In a survey on the distribution of the Uq element, four inbred lines (B70, C123, 187-2, C103) were crossed by a-ruq testers and the resulting F1 hybrids were then backcrossed by a-ruq testers. The backcrossed progeny kernels derived from each of the inbred lines fell into 3 distinct phenotypic classes: colored (.25), mottled (.25) and colorless (.50). No fully spotted kernels were found. This indicated that none of the 4 inbred lines had an active Uq element in its genome.
On the other hand, sectors of spotting were found on individual spotted kernels. This spotting occurred in 29 (.0008) out of the 37,434 colorless kernels as a single sector of color spots in the aleurone layer (Figure 1). These 29 single sectors showed two features. First, their sizes were different, varying from .05 mm2 to 32.82 mm2 . This simply indicated that various numbers of aleurone cells (from 82 to 54,257) were involved in the sector area (timing of activation). Second, the sectors displayed a spotting pattern that was very similar to the one triggered by a standard Uq element. Therefore, we proposed that these single sectors of color spots resulted from the interaction between the a-ruq allele and a Uq regulatory element which had been activated.
To confirm that this was Uq-activated mutability and not R-mottling, we planted these 29 single-sectored kernels, their few-spot (from 1 to 5 single spots per colorless kernel) sib kernels as well as the colorless sib kernels. Twenty-five plants were grown from the 29 sectored kernels. These plants were first crossed by r testers and then reciprocally backcrossed to a-ruq testers. In addition, 4 tillers were selfed. The resulting progeny kernels were analyzed with the following results:
1. All were homozygous for a -ruq (Fourteen plants were R/R, the other 11 plants were R/r). The homozygosity of the a-ruq allele precludes R-mottling as a basis of sectoring.
2. None had an active Uq element in its genome, indicating that the Uq activation was not a germinal event.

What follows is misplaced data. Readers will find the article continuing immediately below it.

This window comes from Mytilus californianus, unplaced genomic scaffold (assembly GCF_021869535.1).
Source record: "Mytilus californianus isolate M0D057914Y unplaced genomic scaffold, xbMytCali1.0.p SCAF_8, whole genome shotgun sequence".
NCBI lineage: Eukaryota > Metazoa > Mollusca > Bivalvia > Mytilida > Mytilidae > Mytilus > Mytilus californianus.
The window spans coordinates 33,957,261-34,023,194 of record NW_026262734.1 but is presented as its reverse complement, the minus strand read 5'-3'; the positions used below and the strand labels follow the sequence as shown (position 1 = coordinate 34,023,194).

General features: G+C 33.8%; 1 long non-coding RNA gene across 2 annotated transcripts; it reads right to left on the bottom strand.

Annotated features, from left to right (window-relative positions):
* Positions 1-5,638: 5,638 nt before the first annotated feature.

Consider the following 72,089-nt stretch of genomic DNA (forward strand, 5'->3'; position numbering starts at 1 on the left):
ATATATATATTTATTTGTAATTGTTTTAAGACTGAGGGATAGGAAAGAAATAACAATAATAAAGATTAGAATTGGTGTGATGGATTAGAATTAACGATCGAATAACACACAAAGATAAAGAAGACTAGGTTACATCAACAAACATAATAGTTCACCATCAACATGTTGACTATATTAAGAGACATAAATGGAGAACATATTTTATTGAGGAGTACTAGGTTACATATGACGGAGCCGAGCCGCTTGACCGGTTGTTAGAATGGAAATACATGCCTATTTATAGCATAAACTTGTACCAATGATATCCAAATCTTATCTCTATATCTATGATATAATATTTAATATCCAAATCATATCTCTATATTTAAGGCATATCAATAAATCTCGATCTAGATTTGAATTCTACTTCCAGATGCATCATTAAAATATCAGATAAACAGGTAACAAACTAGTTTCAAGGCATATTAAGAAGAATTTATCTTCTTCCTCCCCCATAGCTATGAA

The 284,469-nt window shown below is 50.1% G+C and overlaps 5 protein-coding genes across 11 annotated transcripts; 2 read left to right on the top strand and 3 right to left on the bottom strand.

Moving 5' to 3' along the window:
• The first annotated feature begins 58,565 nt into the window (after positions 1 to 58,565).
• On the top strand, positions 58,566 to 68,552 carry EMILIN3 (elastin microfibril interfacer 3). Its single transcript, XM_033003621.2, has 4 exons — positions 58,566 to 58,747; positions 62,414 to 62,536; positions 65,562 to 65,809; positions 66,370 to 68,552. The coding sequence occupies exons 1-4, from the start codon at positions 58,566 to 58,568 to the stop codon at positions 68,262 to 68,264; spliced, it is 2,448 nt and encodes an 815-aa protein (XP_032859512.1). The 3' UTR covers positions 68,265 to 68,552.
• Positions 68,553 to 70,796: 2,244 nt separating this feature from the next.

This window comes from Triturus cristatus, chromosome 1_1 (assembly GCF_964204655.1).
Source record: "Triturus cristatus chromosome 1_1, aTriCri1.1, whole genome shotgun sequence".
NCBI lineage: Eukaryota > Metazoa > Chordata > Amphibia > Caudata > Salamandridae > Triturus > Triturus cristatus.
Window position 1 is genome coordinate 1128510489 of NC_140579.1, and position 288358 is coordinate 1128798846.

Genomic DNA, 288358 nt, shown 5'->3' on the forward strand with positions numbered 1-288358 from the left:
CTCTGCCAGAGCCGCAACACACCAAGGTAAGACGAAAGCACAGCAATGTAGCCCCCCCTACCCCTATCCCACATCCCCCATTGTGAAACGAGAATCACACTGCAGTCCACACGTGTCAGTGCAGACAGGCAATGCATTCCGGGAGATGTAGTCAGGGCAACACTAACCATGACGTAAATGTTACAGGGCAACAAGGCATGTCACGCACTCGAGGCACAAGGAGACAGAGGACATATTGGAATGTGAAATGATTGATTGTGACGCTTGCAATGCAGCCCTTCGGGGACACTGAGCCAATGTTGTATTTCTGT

3. Colorless kernels with a single sector of color spots were regenerated when the 25 plants were backcrossed to a-ruq testers reciprocally (Table 1). When they were used as maternal parents, 16 (.0047) out of the 3,398 progeny kernels had single sectors. On the other hand, 30 (.0018) out of the 16,235 progeny kernels of the reciprocal cross were sectored. Selfing of the additional 4 tillers also produced 4 single-sectored kernels with a frequency of .0052.
Similar results were obtained for the few-spot and the colorless sibs. They were all homozygous for a-ruq (the composition of the R locus was not tested) and generated single-sectored kernels when backcrossing to a-ruq testers (Table 1). However, the frequency of single-sectored kernels was lower for the few-spot sibs (.0017 as maternal and .0020 as paternal), and was the lowest for the colorless sibs (.0009 as maternal and .0008 as paternal). Finally, it was noted that no kernels with single sectors appeared in selfs or sibs of the a-ruq testers (Table 1).
Based on these results, we concluded that the presence of the sectors of color spots (sector of mutability) in an otherwise colorless aleurone layer is due to the activation of a Uq element that triggers the mutability at the a-ruq locus at different times during endosperm development. Further, the genomes of the four inbred lines provide certain conditions that stimulate Uq activation. However, we are not able to determine whether the activated Uq is from the ruq receptor element at the A locus or if it is an inactive Uq becoming active in the genome, unless a germinal event can be rescued.
Figure 1. When an active Uq is not present in the genome, a colorless kernel of a-ruq/a-ruq shows a single sector of color spots upon activation of the Uq element during endosperm development.
Table 1. Number and frequency of the single-sectored colorless progeny kernels generated in the reciprocal backcrosses to a-ruq testers of plants derived from different types of sib kernel.
Yong-Bao Pan and Peter A. Peterson
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